I haven’t come across Chris Janka on guitar before but he seems to be an all round experimental sound artist who describes himself as “Flying machine maker, sound engineer, guitarist and automata creator”.
Originally Blueblut formed for a one off concert for the Vienna Room Service festival in 2013, but the trio apparently liked what they played so much that they decided to continue. By the end of the year, powered by crates of beer, curries and sweets and with open access to Chris’s basement studio, a distinct sound and album had emerged.
The first track You think is typical (but only in its unpredictability). It starts with some strange squawking, then wailing electronics, and then the voice comes in to scream “Is this what you thought it was gonna be like?” followed by a heavy rock riff and finishing up with some distorted sound. Both the sound and the words seem to set the tone for the rest of the album.
The second track Bondàge starts with a theremin wailing a melody over a solid guitar riff and a rock beat. Held together by the drums the sound then gets more frenetic and electronic before returning to the melody.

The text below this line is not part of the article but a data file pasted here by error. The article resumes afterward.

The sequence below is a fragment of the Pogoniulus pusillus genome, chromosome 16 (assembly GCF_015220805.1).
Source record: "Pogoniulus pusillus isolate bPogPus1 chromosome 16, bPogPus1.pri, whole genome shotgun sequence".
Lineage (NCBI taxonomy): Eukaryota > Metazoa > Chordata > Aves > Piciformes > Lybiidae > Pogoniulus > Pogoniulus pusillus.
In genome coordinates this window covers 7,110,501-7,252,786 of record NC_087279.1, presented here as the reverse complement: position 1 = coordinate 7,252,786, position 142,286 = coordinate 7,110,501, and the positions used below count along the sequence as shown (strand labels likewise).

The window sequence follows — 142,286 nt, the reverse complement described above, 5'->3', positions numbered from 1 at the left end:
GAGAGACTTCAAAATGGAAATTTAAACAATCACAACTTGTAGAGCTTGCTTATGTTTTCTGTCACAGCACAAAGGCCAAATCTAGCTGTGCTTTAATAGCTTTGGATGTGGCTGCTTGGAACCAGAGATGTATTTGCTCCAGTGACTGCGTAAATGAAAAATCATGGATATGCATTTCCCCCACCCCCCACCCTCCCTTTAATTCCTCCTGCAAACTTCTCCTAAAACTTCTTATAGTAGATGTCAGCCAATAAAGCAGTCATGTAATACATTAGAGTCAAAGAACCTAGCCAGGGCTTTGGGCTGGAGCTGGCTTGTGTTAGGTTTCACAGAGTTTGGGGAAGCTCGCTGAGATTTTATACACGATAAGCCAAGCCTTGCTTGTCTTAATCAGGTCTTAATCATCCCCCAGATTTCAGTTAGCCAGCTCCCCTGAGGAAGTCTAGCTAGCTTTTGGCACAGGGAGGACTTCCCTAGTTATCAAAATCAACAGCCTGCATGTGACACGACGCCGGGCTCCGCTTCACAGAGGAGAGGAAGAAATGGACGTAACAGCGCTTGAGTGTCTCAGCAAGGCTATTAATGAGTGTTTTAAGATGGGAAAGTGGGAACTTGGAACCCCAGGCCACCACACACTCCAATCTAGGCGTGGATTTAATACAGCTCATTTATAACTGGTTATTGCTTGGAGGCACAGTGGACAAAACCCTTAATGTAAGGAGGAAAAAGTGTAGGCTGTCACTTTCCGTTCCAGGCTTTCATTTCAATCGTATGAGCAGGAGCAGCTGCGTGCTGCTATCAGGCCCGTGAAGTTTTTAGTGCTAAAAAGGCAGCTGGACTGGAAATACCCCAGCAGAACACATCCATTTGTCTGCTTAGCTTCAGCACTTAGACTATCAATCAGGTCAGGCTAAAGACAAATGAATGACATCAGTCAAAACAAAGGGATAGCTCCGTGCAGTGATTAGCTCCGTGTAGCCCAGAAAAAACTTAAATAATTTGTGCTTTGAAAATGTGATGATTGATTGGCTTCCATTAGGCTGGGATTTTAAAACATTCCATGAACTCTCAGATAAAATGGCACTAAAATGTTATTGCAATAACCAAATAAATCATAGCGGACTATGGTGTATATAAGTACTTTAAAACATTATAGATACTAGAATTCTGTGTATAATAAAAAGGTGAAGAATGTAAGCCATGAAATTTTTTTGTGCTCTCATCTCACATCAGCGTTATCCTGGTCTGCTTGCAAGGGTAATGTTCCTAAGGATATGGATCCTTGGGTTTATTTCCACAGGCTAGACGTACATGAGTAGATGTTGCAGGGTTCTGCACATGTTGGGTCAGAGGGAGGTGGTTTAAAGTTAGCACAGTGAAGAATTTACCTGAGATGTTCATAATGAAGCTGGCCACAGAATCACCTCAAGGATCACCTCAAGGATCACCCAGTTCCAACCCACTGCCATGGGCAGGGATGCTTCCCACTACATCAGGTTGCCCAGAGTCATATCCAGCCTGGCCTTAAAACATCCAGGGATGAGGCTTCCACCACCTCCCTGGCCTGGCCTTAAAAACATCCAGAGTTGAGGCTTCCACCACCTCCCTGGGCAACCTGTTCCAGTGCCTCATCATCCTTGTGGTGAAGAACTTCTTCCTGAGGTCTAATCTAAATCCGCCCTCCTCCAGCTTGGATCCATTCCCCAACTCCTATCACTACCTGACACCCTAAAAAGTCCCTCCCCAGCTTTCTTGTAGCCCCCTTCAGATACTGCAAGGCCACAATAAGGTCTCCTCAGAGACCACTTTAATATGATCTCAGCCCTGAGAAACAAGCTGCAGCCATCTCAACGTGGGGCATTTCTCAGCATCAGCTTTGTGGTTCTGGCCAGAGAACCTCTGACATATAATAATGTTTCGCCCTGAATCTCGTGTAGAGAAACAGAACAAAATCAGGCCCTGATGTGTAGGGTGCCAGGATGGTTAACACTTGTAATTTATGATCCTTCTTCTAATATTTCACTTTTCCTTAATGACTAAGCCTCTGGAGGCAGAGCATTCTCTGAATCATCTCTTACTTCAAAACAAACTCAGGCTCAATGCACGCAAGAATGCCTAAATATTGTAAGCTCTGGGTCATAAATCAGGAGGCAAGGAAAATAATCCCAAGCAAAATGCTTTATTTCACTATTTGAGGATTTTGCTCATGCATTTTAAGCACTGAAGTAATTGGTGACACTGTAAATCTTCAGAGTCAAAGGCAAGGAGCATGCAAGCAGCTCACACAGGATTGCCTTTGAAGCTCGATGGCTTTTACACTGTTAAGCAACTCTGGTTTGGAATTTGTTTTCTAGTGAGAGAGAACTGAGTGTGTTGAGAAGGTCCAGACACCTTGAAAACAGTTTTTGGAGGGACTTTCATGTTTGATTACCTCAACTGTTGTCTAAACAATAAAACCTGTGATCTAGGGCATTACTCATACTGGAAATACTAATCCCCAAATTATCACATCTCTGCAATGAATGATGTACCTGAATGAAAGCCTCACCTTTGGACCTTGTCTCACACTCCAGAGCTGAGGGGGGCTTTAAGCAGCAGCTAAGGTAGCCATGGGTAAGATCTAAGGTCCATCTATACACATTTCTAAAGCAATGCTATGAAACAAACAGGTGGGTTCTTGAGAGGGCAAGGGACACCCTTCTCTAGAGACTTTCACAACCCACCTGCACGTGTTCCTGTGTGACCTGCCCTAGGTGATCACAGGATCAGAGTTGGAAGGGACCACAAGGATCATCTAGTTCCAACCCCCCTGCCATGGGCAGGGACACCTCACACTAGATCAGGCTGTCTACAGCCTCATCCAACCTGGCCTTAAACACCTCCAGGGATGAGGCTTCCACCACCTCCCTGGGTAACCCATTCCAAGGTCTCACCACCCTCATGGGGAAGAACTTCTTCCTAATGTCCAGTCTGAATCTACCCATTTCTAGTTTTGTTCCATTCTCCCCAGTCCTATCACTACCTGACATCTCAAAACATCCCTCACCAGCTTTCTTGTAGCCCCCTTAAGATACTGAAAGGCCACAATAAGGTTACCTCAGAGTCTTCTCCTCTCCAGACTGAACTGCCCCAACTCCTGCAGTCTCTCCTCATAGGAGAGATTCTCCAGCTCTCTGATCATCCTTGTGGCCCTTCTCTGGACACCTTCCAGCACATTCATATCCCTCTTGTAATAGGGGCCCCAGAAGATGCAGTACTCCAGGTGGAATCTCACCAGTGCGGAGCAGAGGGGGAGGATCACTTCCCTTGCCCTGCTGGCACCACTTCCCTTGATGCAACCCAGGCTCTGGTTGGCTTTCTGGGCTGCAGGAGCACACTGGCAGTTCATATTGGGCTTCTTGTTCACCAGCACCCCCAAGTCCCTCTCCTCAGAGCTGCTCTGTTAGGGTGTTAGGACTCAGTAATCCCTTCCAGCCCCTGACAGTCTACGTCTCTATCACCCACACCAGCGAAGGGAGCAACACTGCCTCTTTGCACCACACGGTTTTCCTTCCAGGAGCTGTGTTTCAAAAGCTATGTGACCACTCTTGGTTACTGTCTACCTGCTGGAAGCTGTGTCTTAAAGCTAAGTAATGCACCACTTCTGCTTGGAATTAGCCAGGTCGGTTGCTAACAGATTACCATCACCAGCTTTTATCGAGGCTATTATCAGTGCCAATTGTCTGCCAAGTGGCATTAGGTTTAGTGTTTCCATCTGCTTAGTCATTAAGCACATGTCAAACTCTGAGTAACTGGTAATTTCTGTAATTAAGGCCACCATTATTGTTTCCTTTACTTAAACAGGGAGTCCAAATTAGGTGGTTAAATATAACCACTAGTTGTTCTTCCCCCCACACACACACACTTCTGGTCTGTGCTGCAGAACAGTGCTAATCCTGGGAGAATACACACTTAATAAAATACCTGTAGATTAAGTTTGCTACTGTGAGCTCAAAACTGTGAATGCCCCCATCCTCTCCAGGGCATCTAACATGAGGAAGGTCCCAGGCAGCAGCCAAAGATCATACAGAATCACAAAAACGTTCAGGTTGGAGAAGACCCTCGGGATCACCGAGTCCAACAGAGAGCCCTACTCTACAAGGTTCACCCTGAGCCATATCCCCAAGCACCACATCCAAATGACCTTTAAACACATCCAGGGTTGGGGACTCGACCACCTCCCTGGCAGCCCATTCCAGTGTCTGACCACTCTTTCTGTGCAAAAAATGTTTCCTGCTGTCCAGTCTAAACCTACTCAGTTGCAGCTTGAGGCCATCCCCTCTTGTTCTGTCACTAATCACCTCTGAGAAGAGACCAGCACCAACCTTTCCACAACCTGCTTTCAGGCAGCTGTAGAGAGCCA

So on other tracks we might get a twisted theremin walking bass, some thrash punk guitar, a toy piano playing a nursery rhyme, strange vocal interjections, some ethereal electronic wailing, some very jolly tunes that sound like film music and through most of it lots of energetic driving drumming – and sometimes you get all that on one track.

Experimental sounds and electronics can sometimes be too overpowering and difficult. Here they are delivered with wit and a sense of fun over the driving rock rhythms that made this an easy CD to listen to.

Blueblut are on a nine-date European tour starting at the end of October and are appearing at the Vortex on November 3rd with the duo of Seb Rochford with Pamelia Kurstin.
On Wednesday, October 01, 2014

Foto: Louise Rath

Improvisation à la Blublut heißt den Moment überspannen und ihn restlos auf Überrumpelung trimmen. Mit diesem Trio jenseits von Jazz und guten Sitten verpassen die drei international umtriebigen Grenzgänger Pamela Kurstin (Theremin), Mark Holub (Drums) und Chris Janka (Guitar) dem Neuland einen kräftigen Tritt: Wunderschön beschädigte Gitarrenmelodien perlen schräg zu Boden. Die Soundtropfen saugen die satten und tiefen Bassvibes des Moog-Theremins gierig auf.
Der Komplize am Schlagzeug verpasst den komplexen Sounds einen kompakten Drive: Hypnose vs. Texmex vs. Noise vs. Groove?
Geht alles, wenn es sich die richtigen Leute ganz einfach trauen, denn Überraschung ist der Königsweg ins Unentdeckte!
Text: Herbert Zgubic